Judges Adkins and Watts filed separate dissents.
In our 2014 article, we noted that attempts to reform the system within the confines of Goldberg were introduced in the 2014 session of the General Assembly but they did not pass. However, in 2015 the General Assembly enacted House Bill 511 (Chapter 428), which, among other things, reinstated with modifications an action for possession as the remedy, similar to the law before 2007.
Moreover, we predicted that the court battle might still have legs, and that we would advise you of further developments.
What may well be the final chapter was the decision of the Maryland Court of Special Appeals in a reported case written by Judge Arthur, State of Maryland v. William Braverman, et al., 228 Md. App. 239, 137 A.3d 377 (2016). At the risk of jeopardizing our (modest) streak of predicting future events in this drama, we think we have a firm basis for this one.
In the latest iteration of Braverman a/k/a Goldberg, the court reversed a $5 million award of counsel fees by the Circuit Court for Anne Arundel County (Case No. 02-C-07-126810, May 11, 2015) to the attorneys who had represented the successful plaintiffs in the prior litigation.
The plaintiffs advanced four legal theories as to why the “American Rule,” which states that each party is responsible for its own legal fees regardless of the outcome, did not apply here. The Court of Special Appeals rejected all of these arguments.
The plaintiffs first argued that under 42 USC §1988(b) they were entitled to attorneys’ fees because this case involved the depravation of their rights, privileges, or immunities secured by the Constitution. The Court of Special Appeals noted that such claims are only applicable if the case is brought against persons acting under color of state law. Here, the State of Maryland itself was the only defendant. The result might have been different if the plaintiffs had sued the state officials who were responsible for enforcing the statute.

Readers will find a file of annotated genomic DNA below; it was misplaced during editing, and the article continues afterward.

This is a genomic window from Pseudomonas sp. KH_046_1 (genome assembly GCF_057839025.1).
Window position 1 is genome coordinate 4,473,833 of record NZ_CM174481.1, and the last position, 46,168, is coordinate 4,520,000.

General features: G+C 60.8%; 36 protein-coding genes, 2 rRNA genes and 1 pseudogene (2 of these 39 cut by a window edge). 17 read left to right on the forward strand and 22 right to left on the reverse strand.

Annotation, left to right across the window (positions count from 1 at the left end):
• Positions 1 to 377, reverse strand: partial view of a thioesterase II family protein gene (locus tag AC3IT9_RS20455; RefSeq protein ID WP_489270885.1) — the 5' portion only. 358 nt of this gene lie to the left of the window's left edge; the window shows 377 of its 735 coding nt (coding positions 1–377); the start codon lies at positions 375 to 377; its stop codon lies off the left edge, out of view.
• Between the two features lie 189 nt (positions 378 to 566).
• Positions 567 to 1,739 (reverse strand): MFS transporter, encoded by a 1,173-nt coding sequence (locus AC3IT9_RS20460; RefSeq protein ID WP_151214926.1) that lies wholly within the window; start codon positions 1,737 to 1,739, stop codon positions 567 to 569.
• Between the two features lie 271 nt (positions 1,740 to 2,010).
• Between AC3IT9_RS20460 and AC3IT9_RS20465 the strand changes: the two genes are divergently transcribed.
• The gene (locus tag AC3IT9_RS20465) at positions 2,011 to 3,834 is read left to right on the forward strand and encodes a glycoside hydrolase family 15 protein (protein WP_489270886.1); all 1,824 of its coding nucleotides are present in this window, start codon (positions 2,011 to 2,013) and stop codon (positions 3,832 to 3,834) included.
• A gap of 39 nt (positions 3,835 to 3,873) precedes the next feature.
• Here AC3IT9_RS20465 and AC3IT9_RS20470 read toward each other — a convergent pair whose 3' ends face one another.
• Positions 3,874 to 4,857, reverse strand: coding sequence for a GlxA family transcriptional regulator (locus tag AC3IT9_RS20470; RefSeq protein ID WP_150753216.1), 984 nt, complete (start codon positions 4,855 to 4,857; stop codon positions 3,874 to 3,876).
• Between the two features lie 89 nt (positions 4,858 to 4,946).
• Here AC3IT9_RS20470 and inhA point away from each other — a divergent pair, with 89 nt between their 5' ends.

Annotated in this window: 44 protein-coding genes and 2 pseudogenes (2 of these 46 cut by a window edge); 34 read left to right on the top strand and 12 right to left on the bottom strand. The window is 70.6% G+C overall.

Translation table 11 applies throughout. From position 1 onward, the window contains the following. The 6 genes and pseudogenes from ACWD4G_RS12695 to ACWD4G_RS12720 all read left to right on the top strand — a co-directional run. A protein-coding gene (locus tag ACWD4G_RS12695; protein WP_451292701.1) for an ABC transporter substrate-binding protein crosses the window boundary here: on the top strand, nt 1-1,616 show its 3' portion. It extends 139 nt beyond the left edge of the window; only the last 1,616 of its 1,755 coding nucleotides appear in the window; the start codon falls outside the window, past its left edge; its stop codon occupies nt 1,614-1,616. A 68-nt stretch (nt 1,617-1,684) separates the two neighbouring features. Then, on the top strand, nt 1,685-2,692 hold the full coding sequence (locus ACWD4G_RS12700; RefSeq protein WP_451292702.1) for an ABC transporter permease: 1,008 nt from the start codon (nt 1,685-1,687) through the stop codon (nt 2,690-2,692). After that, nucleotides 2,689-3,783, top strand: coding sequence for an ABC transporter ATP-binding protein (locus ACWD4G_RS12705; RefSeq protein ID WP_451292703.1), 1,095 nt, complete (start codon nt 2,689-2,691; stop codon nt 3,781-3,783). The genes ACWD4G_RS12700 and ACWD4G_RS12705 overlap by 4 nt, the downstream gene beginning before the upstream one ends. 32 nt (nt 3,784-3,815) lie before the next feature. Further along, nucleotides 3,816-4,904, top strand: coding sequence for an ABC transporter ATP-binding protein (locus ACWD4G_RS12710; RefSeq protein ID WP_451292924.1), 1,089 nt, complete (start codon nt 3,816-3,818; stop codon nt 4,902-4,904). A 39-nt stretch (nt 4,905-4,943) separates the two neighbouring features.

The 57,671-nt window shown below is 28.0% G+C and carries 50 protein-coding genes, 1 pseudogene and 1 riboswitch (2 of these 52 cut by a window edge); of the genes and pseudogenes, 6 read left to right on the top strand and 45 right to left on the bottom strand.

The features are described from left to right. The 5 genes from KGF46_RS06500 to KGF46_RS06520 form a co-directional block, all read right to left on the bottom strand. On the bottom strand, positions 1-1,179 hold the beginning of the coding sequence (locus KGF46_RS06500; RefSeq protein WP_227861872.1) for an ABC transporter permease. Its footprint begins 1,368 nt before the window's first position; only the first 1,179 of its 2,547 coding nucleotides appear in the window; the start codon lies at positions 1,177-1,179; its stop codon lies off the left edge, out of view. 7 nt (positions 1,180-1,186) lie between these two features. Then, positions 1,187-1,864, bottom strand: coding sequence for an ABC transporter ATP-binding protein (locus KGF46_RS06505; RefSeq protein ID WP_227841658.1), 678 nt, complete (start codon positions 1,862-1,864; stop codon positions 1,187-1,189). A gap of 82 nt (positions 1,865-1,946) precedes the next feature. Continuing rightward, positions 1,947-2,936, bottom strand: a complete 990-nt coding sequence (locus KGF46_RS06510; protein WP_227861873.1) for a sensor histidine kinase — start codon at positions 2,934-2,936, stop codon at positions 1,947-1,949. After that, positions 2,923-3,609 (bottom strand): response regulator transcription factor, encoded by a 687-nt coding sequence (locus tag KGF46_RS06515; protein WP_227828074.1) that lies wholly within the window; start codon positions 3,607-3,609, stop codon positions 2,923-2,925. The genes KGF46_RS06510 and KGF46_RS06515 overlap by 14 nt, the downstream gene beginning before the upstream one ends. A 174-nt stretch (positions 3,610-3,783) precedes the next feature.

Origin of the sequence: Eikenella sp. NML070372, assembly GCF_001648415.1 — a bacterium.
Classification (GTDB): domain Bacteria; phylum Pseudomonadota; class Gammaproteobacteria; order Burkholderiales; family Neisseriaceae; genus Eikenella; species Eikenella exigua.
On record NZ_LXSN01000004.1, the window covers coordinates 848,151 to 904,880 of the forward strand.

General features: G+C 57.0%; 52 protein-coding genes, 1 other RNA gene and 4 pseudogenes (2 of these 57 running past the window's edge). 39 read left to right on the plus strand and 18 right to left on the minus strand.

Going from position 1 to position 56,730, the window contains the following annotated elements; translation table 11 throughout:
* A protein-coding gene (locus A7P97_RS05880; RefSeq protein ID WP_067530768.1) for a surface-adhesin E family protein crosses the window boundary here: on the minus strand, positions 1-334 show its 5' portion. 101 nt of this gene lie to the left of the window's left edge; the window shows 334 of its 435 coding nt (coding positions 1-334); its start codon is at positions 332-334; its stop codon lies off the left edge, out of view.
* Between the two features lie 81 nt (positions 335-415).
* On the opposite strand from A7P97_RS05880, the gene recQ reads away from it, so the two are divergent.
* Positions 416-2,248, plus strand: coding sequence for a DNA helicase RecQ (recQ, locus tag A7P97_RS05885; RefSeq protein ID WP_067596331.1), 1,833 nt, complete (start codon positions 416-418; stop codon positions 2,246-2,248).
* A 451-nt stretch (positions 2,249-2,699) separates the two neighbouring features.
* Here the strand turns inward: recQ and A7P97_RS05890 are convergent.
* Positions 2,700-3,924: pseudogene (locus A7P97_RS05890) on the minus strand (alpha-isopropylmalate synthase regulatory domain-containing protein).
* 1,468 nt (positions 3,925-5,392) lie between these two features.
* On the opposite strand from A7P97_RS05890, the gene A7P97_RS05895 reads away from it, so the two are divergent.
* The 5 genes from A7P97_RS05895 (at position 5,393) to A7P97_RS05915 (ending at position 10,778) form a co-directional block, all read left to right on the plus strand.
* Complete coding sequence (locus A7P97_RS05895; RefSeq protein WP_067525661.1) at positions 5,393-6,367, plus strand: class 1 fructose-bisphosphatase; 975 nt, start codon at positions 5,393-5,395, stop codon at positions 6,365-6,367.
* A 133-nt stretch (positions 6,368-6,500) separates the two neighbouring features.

The plaintiffs also cited the Common Fund Doctrine which gives a court the power to award legal fees out of funds that have been created by the efforts of those counseled. The Court of Special Appeals found that since no damages had been awarded to the plaintiffs, no common fund had been created, and, therefore, this theory was inapplicable.
The Court of Special Appeals next rejected the argument that because this case was, in essence, a condemnation case, Section 12-106 of the Real Property Article of the Maryland Code applied. The court held however, that under the plain language of the statute, fees may only be awarded to a defendant in an eminent domain proceeding. Here the parties seeking the fee award were plaintiffs.
Finally, and perhaps most interesting, the Court of Special Appeals rejected the argument that the plaintiffs, under Rule 1-341(a) of the Maryland Rules of Procedure, were entitled to counsel fees because the State was defending this case in bad faith or without substantial justification. Judge Arthur, referring to the 2014 Goldberg decision cited above, found that “[w]hen two of the seven judges of the State’s highest court agree with a party’s position, it is, as a matter of law, erroneous to conclude that the party lacks substantial justification to advocate that position.”
The Court of Special Appeals also considered certain statements by several members of the General Assembly and other theories cited by the plaintiffs in an effort to demonstrate that the State had acted in bad faith in defending the constitutionality of the law. The court found no such bad faith and reversed the award of counsel fees.
Without a public source of funds to fuel further litigation attempts, and given the fact that things seem to be quiet on the legislative front, perhaps we have heard the last of these cases.
If not, we will report further.
For questions, please contact Searle Mitnick (410) 576-4107.